This weekend sees Pride across Manchester City Centre; the award winning annual lesbian, gay, bisexual and transgender (LGBT) festival.
Young Women’s Health Project (aka LIK:T) is run by and for young lesbian and bisexual women between the ages of 14 and 25 to improve health by promoting various activities designed around six areas: physical, emotional, intellectual, spiritual, and occupational and social/community.
Many of the LIK:T attendees have mental health issues due to the rejection and difficulties they have faced through either hiding their sexuality of being ‘out’ in a family or school that is hostile to lesbian and bisexual young people.
The young women in the group are all lesbian or bisexual and have faced homophobia and biphobia in their lives. One third of them have been subject to abuse in the home or family rejection of their sexuality. Half have mental health issues, the most common being depression. Lots of the young women are shy and do not feel comfortable in mixed young groups or sports facilities, and need extra support and encouragement to be able to get involved.
Nearly half of the young people LIK:T works with have financial challenges, and the group has supported a lot of them to access emergency accommodation and/or food parcels over the past year.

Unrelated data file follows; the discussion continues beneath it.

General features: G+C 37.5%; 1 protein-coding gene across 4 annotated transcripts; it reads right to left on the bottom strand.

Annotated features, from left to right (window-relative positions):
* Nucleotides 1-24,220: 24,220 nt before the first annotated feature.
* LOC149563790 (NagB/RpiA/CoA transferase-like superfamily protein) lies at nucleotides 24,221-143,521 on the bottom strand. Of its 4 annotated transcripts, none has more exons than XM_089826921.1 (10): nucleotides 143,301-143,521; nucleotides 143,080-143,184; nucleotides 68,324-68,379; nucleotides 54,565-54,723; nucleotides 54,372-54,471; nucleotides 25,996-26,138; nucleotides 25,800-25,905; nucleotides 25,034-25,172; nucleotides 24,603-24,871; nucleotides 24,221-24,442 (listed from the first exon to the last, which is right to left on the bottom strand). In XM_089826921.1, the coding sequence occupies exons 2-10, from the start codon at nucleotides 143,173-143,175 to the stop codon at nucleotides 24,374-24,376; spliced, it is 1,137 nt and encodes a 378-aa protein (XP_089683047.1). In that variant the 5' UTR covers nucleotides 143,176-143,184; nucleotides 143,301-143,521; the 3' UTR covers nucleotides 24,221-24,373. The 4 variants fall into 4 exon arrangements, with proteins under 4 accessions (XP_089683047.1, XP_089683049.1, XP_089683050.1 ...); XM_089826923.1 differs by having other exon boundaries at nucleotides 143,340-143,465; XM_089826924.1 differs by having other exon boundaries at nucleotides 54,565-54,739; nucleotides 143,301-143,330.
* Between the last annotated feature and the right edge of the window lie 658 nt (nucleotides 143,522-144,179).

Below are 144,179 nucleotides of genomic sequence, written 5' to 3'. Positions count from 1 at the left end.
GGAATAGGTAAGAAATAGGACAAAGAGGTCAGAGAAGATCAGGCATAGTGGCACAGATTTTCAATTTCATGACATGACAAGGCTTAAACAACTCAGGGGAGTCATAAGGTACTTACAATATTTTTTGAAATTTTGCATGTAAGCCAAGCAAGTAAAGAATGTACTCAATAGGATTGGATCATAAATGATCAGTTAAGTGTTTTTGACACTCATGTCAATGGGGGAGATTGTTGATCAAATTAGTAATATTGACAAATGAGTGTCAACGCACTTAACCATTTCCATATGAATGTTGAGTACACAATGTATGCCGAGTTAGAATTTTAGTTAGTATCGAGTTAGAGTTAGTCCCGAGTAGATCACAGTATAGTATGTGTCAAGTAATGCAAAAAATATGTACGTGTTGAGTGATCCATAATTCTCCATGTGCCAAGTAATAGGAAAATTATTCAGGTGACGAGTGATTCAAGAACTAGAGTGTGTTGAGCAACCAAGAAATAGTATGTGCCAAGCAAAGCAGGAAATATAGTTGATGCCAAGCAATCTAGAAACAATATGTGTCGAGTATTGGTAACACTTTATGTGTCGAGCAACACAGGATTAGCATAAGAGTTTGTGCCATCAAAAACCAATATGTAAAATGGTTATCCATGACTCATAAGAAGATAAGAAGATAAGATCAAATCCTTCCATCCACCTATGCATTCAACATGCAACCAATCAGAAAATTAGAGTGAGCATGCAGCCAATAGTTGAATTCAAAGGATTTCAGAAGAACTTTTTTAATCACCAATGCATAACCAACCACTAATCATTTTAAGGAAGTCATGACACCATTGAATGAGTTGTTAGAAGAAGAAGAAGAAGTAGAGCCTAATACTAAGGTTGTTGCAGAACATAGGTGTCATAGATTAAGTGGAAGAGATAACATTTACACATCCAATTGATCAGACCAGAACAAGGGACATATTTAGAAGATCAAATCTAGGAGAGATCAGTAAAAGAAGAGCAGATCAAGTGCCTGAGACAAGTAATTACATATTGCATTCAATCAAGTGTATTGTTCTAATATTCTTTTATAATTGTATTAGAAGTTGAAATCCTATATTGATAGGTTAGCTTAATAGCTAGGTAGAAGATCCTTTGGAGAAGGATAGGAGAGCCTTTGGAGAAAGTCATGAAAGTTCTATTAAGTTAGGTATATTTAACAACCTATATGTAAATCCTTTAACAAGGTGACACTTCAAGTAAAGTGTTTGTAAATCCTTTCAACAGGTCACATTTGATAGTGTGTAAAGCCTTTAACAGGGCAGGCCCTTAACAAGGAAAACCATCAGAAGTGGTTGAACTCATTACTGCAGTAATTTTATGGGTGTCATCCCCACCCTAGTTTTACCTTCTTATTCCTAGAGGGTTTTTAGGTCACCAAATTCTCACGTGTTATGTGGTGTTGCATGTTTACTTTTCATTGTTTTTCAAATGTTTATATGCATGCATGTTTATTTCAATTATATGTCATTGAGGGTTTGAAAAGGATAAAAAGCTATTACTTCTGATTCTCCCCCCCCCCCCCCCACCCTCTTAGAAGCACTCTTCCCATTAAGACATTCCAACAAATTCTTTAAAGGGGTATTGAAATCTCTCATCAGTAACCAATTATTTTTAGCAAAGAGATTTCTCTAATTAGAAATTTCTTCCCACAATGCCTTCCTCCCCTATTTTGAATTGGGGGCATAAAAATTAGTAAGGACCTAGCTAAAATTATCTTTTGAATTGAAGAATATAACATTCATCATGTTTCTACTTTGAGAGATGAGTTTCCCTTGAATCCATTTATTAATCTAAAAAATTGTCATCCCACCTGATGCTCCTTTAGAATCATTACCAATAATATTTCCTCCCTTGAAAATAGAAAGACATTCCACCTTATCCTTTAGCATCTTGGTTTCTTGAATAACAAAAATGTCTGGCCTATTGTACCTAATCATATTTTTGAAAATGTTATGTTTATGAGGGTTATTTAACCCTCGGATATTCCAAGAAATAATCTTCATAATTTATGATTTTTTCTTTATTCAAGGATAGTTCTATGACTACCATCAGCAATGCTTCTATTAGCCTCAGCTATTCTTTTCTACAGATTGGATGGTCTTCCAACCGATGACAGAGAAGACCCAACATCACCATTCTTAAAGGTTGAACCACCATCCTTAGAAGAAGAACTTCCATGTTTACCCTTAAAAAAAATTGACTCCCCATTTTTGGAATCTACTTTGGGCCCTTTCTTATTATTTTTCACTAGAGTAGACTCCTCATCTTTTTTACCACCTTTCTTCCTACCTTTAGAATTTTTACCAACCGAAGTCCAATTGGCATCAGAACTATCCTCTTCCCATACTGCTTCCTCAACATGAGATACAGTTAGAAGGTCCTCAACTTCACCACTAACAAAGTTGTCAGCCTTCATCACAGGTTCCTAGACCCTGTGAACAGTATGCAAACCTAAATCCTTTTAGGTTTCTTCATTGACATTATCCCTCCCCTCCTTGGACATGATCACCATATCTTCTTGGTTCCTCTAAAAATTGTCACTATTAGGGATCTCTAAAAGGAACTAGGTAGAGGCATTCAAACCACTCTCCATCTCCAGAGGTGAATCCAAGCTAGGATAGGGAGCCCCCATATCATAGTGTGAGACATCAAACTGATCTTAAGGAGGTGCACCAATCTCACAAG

These young women have a lot to give and need people round them who support them, make them feel important and help them develop their confidence and skills, so that they can reach their potential and in turn, help other people do the same, which is exactly what LIK:T aims to do.
The groups aims are for attendees to:
– improve fitness.
– increase confidence and happiness
– be able to teach and train new skills
– feel less isolated
– build support networks
– have the chance to do accreditation e.g. level one sports coaching
– have less need for higher level support e.g. state funded mental health crisis support
As a result the group will have more young people who want to volunteer and help other young women, which will mean increase LIK:T’s impact.
The community will have more confident young people with more skills for sports and healthy lifestyle knowledge that they can share with others.
A recent camp that Forever Manchester supported incorporated sports such as canoeing and cycling alongside advice and support for young bisexual and lesbian women. The organisations who carry out the canoeing training and hire out the bikes are both organisations that the group knew and had been given LGBT training to so they were able to make the young women feel comfortable.
Of the camp, the group said: “We ran a super super summer camp. There were 44 people in total. One young women said ‘being here lets me live the way I have always wanted to live’. The young women who came on camp often grow up isolated as the only lesbian/bisexual women in their family or in their school. This camp is affirming and supportive, providing a chance for these young women to connect and build peer support, fun and adventure in a safe environment whatever their race, class, colour or ability.”